Q: I would like to see a portion of my investments make a difference in the world. Can you suggest an approach to socially responsible investing?
Sincerely, Abe Etterworld
Dear Mr. Etterworld,
Although I would prefer to offer glad tidings, the practice of socially responsible investing (SRI) is more challenging and flawed than most people think.
Consider two different publicly traded companies. One makes solar power products; the other makes flooring. The solar panel manufacturer will immediately pass the socially responsible screens, whereas the flooring manufacturer will not (nylon carpet is petroleum based).
First, imagine that the financials of the solar power company indicate that profits have turned to losses and the company will soon be facing massive layoffs. Compare this to the flooring company, which has slowly been growing its bottom line and is now hiring. Which company will have a more positive effect on the families in their communities?
Now take into account that one company’s management style borders on abusive and the other is directed by an inspiring and highly principled leader. You begin to see how difficult it is to ensure that your dollars are making a positive difference in the world.
Finally, consider that solar panels create many toxic byproducts both in the manufacturing and landfill disposal. Petroleum-based carpets can now be recycled and leave behind minimal waste.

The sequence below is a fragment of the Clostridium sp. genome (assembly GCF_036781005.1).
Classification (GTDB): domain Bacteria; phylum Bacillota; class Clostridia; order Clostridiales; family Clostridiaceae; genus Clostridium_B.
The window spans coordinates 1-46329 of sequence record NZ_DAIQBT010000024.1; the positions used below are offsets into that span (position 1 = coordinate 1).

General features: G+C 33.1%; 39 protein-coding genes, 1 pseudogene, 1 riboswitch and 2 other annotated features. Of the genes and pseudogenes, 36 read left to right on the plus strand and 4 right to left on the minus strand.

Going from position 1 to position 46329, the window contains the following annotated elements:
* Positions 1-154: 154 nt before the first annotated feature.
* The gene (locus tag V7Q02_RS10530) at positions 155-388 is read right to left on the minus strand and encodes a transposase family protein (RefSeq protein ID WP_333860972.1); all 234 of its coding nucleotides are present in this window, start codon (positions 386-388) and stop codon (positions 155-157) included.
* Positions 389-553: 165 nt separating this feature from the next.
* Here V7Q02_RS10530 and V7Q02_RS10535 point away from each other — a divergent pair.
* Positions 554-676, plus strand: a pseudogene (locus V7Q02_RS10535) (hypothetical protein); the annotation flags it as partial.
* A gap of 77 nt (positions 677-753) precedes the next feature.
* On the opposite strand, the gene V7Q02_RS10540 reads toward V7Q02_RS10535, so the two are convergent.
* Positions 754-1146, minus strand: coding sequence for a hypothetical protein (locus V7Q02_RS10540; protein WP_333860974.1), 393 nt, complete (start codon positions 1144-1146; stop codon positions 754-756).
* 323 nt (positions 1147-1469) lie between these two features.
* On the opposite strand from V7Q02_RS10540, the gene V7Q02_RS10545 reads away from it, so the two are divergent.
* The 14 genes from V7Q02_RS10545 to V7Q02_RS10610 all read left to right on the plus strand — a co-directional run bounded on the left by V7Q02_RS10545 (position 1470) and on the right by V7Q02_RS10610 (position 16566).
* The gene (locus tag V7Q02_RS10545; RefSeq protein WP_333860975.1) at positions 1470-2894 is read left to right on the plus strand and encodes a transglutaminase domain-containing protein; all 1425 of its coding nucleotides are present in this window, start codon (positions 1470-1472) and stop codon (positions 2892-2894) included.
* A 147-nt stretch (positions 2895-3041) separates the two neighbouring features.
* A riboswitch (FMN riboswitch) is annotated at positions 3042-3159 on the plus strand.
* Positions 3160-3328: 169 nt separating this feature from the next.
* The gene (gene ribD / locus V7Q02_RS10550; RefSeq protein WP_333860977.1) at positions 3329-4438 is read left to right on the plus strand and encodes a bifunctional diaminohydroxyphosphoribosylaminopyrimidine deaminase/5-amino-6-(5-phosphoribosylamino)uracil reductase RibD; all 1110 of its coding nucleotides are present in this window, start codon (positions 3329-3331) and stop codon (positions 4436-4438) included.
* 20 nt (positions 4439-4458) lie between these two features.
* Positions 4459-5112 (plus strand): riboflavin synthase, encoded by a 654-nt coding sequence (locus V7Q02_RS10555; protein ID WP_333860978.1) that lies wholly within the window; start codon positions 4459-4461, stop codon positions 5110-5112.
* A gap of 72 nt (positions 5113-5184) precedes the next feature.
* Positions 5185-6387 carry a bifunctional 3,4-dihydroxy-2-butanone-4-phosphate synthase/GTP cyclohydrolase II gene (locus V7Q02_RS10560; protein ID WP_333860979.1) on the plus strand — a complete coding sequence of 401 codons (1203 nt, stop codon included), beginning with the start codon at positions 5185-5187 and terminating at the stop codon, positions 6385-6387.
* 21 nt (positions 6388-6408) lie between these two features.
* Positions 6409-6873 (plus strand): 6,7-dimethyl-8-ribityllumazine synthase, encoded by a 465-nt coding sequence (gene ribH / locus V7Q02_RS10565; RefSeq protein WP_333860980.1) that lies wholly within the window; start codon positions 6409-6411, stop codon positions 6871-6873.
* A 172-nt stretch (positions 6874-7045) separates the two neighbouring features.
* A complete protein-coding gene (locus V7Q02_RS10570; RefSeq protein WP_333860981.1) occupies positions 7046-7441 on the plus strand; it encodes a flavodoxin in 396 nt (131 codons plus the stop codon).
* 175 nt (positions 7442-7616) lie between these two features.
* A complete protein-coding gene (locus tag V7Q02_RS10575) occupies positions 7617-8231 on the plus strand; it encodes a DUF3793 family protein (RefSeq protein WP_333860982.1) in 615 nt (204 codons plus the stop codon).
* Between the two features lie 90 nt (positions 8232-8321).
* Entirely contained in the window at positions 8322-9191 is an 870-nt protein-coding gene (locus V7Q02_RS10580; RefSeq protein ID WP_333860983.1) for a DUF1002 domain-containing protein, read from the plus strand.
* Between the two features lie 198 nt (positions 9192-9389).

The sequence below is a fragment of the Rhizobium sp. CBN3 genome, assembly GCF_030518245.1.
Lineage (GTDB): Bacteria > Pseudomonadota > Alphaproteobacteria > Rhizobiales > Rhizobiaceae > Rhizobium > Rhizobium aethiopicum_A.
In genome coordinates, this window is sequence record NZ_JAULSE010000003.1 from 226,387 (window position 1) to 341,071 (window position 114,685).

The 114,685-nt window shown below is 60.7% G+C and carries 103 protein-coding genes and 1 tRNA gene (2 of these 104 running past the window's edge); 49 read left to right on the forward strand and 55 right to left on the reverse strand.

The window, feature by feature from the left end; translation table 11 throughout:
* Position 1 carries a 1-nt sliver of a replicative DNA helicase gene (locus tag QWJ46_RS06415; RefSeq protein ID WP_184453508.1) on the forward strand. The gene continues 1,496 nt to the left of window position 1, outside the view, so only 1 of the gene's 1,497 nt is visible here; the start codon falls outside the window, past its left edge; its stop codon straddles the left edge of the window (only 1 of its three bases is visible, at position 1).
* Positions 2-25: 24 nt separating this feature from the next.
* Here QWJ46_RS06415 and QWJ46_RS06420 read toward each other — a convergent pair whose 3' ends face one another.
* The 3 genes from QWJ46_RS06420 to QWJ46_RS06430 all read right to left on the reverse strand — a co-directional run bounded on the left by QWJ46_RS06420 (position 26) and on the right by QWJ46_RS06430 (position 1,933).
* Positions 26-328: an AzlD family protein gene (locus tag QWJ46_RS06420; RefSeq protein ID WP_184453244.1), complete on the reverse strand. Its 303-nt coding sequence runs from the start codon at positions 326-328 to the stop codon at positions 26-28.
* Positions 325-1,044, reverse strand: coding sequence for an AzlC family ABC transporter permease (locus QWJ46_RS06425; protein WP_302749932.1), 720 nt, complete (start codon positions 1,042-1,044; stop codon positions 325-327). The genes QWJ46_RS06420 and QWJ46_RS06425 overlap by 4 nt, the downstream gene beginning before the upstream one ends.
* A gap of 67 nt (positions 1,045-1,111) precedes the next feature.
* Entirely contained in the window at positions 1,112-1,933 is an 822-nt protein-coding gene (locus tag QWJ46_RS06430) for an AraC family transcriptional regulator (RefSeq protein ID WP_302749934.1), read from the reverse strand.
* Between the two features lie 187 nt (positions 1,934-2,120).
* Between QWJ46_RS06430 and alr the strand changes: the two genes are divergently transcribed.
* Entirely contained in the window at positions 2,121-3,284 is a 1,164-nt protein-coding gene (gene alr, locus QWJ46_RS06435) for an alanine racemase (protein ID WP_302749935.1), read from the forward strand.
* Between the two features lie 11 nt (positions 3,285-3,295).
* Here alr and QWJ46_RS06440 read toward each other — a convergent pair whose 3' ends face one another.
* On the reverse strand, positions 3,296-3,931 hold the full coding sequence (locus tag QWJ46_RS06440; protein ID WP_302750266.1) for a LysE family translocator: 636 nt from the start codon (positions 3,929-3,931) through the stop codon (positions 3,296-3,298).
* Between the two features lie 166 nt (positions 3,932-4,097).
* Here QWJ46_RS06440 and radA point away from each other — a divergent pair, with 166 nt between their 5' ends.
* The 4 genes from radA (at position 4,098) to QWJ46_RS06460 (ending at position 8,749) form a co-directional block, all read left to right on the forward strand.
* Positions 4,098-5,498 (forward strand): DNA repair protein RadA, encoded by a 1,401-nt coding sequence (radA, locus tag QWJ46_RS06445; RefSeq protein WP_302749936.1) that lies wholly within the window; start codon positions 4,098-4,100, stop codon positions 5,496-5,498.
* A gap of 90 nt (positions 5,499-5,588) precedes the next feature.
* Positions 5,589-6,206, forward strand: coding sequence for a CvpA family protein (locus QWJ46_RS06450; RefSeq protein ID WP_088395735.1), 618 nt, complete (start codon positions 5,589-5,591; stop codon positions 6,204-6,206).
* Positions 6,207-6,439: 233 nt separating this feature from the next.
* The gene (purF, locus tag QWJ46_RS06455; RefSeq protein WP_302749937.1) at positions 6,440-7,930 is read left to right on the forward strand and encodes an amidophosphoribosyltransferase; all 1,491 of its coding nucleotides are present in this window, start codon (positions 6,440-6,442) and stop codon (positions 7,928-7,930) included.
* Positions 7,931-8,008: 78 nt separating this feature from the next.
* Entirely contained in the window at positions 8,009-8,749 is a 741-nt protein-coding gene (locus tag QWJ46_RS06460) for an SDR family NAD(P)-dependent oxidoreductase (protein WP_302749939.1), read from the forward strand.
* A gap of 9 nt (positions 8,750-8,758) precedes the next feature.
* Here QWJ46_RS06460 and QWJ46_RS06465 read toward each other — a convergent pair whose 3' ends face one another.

My point is not to tarnish solar panel companies or exalt flooring companies but simply to illustrate the inherent complexities of labeling corporate saints and sinners. Identifying socially responsible companies by using broad industry screening techniques is like judging the character of a person by asking for their zip code.
Another item to consider is that SRI adds an extra layer of expense. The management expense ratio of the iShares MSCI KLD 400 Social Index Fund (DSI 0.5%) is more than five times a nonsocial index like the iShares S&P 500 (IVV 0.09%). The costs of active management will be even higher.
Many people drawn into this investment sphere because of their strong personal beliefs leave disenchanted because they must accept an entire platform of social and moral preferences. For example, is it socially responsible to build nuclear power plants? Some say yes and others a vehement no. Is animal testing socially responsible? How about companies that make political donations?
Despite the quagmire, these issues are too important to ignore. Socially responsible consumption has a bit more clarity and a more direct impact than investing, and so I would start here. One of the most educational websites I have seen on this issue is slaveryfootprint.org.
You can also consider micro lending in places where traditional banking systems are not fully functioning. For example, both Kiva (kiva.org) and Microplace (microplace.com) provide user-friendly tools to make such loans. Through Kiva, I am currently lending money along with others around the world to a farmer in the Ukraine with money that was repaid by a tailor in Rwanda. And it only takes $25 to get started!
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